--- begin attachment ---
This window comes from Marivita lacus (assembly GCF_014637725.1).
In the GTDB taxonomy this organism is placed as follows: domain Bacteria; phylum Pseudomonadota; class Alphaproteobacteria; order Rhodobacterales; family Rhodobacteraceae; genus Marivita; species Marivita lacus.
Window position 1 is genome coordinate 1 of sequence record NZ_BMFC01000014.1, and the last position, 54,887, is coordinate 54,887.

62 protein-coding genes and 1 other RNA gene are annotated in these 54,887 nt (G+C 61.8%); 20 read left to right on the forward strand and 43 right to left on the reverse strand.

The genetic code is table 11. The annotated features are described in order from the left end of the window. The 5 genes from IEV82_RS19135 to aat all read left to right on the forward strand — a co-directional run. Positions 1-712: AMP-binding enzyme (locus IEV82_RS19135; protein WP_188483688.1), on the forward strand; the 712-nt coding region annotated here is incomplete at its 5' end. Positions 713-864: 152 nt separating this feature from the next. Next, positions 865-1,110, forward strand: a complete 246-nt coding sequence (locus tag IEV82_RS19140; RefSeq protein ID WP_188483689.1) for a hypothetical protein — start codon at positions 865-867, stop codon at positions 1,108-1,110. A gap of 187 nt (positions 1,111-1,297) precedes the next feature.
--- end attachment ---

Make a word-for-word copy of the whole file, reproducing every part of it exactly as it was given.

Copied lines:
This window comes from Marivita lacus (assembly GCF_014637725.1).
In the GTDB taxonomy this organism is placed as follows: domain Bacteria; phylum Pseudomonadota; class Alphaproteobacteria; order Rhodobacterales; family Rhodobacteraceae; genus Marivita; species Marivita lacus.
Window position 1 is genome coordinate 1 of sequence record NZ_BMFC01000014.1, and the last position, 54,887, is coordinate 54,887.

62 protein-coding genes and 1 other RNA gene are annotated in these 54,887 nt (G+C 61.8%); 20 read left to right on the forward strand and 43 right to left on the reverse strand.

The genetic code is table 11. The annotated features are described in order from the left end of the window. The 5 genes from IEV82_RS19135 to aat all read left to right on the forward strand — a co-directional run. Positions 1-712: AMP-binding enzyme (locus IEV82_RS19135; protein WP_188483688.1), on the forward strand; the 712-nt coding region annotated here is incomplete at its 5' end. Positions 713-864: 152 nt separating this feature from the next. Next, positions 865-1,110, forward strand: a complete 246-nt coding sequence (locus tag IEV82_RS19140; RefSeq protein ID WP_188483689.1) for a hypothetical protein — start codon at positions 865-867, stop codon at positions 1,108-1,110. A gap of 187 nt (positions 1,111-1,297) precedes the next feature.